Tuesday, May 6, 2008


I like different things. I used to think that perhaps I was adopted when I was little, because I like so many different things. In a family of country music fans, I like classical and celtic. In a family of meat and potatoes eaters, I like a wide variety of things. In a family of women who can sew beautifully, I like calligraphy instead. These are just a few examples of being unique.

I have always instilled into my son the importance of being unique, not necessarily going along with the crowd, but to find your own interests and your own likes. And I have instilled the practice of embracing different cultures, different ideas. We live in the Midwest, which is very culture-bound. Perhaps in the big cities they are not so much anymore, but in the small towns, it is not what you know, it is who you know - or better yet, who you are related to.

I especially like to learn about different cultures - what do they do for fun, what do they wear, what are there ideas on life, and of course, most importantly - what do they eat on a daily basis!! I have some friends from a recipe site who are from Great Britian. Now, in GB, a biscuit is a cookie. A scone to them would be like a biscuit to us. I happened to mention biscuits and gravy the other day and one of them asked for clarification.

Biscuits and gravy is a Southern food. Up north in the US, you won't find it much. The gravy is basically a white sauce with meat mixed in. You can use ham or sausage. The biscuits are a big issue also. We like ours made with buttermilk. It gives them a tang and the we think the texture is better. Biscuits and gravy are not just for breakfast, either.

Now, I am not a huge fan of biscuits and gravy, I like ham gravy over grits better. I will post that another day.

So Julie, this one is for you!

Buttermilk Biscuits and Sausage Gravy
Makes 1 dozen biscuits, with enough gravy to cover them

To me, gravy is more of a technique, a feely thing. You can tell when you are stirring when it is thick enough, and watch out, because it thickens on standing.


1 pound bulk pork sausage
1 can evaporated milk
about 1/4 cup flour, more or less depending on how thick you like your gravy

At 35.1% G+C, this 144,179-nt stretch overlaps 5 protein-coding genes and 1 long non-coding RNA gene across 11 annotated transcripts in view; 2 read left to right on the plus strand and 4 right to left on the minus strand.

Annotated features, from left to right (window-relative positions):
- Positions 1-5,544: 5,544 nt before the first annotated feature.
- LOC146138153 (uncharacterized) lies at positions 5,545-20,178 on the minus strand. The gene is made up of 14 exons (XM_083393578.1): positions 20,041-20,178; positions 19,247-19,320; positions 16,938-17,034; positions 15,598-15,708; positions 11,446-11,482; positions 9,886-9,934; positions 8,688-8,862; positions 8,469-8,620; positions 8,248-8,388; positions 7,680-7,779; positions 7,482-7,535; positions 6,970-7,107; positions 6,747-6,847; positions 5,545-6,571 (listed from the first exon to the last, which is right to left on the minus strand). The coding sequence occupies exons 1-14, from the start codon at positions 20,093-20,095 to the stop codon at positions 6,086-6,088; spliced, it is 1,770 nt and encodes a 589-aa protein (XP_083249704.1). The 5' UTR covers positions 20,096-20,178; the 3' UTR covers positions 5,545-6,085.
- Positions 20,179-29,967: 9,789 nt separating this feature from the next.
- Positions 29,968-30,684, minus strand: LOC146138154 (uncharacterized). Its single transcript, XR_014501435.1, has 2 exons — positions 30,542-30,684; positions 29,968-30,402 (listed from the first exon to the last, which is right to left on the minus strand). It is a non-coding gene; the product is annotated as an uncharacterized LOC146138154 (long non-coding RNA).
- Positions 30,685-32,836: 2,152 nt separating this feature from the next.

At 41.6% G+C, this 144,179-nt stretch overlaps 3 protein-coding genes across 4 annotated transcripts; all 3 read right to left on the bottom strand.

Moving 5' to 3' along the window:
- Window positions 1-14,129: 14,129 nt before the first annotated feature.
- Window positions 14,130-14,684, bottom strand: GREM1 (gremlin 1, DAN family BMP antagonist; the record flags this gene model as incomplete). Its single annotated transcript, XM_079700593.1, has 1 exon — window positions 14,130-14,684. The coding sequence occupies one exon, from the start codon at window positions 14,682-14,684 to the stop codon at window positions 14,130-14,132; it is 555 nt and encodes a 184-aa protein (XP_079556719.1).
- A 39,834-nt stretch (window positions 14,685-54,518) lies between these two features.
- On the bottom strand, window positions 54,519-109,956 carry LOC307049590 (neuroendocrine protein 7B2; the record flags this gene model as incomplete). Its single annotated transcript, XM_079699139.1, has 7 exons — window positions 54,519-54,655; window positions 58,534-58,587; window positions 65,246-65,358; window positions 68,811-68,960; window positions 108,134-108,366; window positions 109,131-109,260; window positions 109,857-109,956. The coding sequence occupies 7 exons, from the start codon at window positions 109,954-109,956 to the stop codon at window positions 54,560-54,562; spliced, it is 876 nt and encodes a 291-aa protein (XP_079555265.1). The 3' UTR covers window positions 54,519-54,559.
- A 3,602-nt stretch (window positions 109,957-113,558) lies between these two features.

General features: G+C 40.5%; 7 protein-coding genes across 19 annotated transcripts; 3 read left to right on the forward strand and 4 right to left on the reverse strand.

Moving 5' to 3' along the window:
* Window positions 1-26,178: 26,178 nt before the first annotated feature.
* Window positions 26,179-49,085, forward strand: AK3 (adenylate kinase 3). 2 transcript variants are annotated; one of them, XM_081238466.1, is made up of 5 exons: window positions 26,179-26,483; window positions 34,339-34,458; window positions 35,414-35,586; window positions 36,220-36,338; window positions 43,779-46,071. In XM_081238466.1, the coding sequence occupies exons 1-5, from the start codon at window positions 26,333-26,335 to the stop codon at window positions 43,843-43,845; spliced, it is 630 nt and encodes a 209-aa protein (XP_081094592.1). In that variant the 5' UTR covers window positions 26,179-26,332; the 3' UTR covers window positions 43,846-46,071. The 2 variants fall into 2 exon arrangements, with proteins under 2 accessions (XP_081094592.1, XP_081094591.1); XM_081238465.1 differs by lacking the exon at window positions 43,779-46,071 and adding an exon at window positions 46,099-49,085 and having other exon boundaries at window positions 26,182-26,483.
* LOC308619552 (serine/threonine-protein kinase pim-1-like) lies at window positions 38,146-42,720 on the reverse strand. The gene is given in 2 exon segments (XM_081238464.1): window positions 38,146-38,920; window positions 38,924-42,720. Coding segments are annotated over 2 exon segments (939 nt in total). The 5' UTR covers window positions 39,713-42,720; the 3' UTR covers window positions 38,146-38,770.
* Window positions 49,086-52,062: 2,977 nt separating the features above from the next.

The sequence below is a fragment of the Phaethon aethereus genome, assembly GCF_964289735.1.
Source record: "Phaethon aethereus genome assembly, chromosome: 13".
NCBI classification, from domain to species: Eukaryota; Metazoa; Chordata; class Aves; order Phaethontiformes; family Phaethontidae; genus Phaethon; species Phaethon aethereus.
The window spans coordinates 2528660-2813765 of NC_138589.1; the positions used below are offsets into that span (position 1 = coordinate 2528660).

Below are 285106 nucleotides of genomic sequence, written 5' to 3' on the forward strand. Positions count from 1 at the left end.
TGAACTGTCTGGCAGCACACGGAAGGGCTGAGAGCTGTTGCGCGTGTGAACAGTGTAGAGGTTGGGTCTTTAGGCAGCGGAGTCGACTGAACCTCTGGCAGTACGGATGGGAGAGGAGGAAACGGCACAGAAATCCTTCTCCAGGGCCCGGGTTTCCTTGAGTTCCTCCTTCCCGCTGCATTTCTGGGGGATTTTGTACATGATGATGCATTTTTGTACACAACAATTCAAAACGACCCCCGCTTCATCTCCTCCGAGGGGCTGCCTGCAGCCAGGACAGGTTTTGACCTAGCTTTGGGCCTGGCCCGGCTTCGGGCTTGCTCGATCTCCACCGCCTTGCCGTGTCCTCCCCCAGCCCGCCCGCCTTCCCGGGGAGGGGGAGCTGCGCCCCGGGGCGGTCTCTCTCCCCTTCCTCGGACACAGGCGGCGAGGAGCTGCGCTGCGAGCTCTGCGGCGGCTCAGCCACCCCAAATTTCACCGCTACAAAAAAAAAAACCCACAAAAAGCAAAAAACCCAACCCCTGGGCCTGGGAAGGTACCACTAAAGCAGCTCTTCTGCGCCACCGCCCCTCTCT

Regular milk or 1/2 and 1/2 if you are feeling decadent
Fresh ground pepper

Fry the pork sausage, making sure you crumble it finely. Do not drain the grease off. Let the sausage get done, but not overly brown. Sprinkle over the flour and brown it for a minute or two. Then pour in your evaporated milk. Stir and scrape up all the browned bits off the bottom of the pan. Pour in some regular milk, probably around a cup or so. Then sprinkle over the pepper. Let it get good and bubbling, stirring the whole time. This does not take long. Then take off the burner and let it set for a bit before serving and stir before serving, as it may form a skin, but it will dissolve if you stir it back in. Gravy is best made in a fairly shallow skillet, that way it cooks evenly and quickly.

Makes about a dozen, of course depends on how big you cut them


3 cups all purpose flour
3 teaspoons baking powder
1/2 teaspoon baking soda
1-1/2 teaspoons salt
3/4 cup shortening
1-1/3 cup buttermilk

Mix flour, baking powder, baking soda and salt in a large bowl. Cut in shortening with a pastry blender until it is about pea-sized lumps. Add buttermilk and stir to a soft dough consistency. Knead lightly on a flour-covered board - pat out and cut with biscuit cutter or cut into squares.

On cutting dough: Stamp it, do not twist the cutter. Twisting the cutter seals the edges of the dough down and your biscuits will not rise as high.

Bake them on an ungreased sheet at 450 degrees F for 20 minutes.


What are some of your regional favorites??

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